24 February 2011

Dodd Frank Act: the exemptions

David Guin
Partner | US

The Dodd-Frank Wall Street Reform and Consumer Protection Act (‘Dodd-Frank Act’) was signed into law on 21 July 2010, Title IV of which amends the Investment Advisers Act of 1940 (‘Advisers Act’). On 19 November 2010 the U.S. Securities and Exchange Commission (‘SEC’) released proposed rules governing registration exemptions for certain advisers as provided in the Dodd-Frank Act (the ‘Proposed Rules’). The Proposed Rules were subject to comment, and the SEC is expected to publish finalized rules in the second quarter of 2011. The article below assumes that the contents of the Proposed Rules will be adopted.

The Dodd-Frank Act requires certain US and non-US private equity fund managers and advisers to register with the SEC by 21 July 2011. The entities affected by these regulations are investment advisers, being entities engaged in the business of advising (including managing others) on the value of securities or as to the advisability of investing in, purchasing or selling securities, for compensation (‘Adviser’).

The Advisers Act exempted from registration with the SEC (‘Private Adviser Exemption’) investment advisers with fewer than 15 US clients (where a fund was a client, as opposed to each investor in a fund). The Dodd-Frank Act replaces the Private Adviser Exemption with a ‘foreign private adviser’ exemption; while the Proposed Rules clarify some of the Dodd-Frank Act’s terms regarding foreign private advisers and exempts ‘exempt reporting advisers’ from registration (but not reporting) with the SEC. As the repeal of the Private Adviser Exemption has significant implications for non-US fund managers, it is crucial to determine whether one of the exemptions to the Dodd-Frank Act may apply.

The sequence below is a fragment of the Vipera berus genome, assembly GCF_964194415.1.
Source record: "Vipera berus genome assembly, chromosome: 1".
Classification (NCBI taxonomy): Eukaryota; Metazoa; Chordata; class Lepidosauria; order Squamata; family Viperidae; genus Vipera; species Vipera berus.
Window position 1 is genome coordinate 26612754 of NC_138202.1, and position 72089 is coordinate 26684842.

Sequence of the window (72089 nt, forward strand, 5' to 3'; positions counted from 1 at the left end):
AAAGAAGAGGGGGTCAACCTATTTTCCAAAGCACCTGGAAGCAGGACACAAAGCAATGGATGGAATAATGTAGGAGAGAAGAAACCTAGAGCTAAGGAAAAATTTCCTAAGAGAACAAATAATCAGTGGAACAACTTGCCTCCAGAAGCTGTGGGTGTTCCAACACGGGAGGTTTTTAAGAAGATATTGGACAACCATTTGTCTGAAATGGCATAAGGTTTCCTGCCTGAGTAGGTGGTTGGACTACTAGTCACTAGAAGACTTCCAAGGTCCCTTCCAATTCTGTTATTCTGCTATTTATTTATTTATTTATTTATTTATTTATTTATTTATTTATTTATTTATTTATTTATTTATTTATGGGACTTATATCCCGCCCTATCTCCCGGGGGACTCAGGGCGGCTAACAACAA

Foreign Private Adviser

Under the Dodd-Frank Act, a ‘foreign private adviser’ is exempt from SEC registration and all SEC rules except (for transactions in the US) anti-fraud and pay-to-play rules. A ‘foreign private adviser’ is an Adviser which:

  • has no place of business in the US. The Proposed Rules define ‘place of business’ as (a) any office where the Adviser regularly provides advisory services, solicits, meets with, or otherwise communicates with clients; and (b) any location held out to the public as a place where the Adviser conducts these activities. This test is broader than the ‘principal office and place of business’ test in the Private Adviser Exemption. ‘US’ includes any US state, territory or possession and the District of Columbia.
  • has fewer than 15 in aggregate of clients in the US and investors in the US in private funds advised by the Adviser. Under the Proposed Rules ‘client’ is defined to avoid double-counting investors in funds with the relevant fund. The location of the potential client at the time of engaging the Adviser is relevant throughout the relationship, so that the Adviser is not penalised if a client that is initially determined not to be a ‘US Person’ later qualifies as such. The definition of US Person is broader than the current definition of ‘US clients’ under the Private Adviser Exemption, and is loosely based on the ‘Regulation S’ definition applicable to private funds.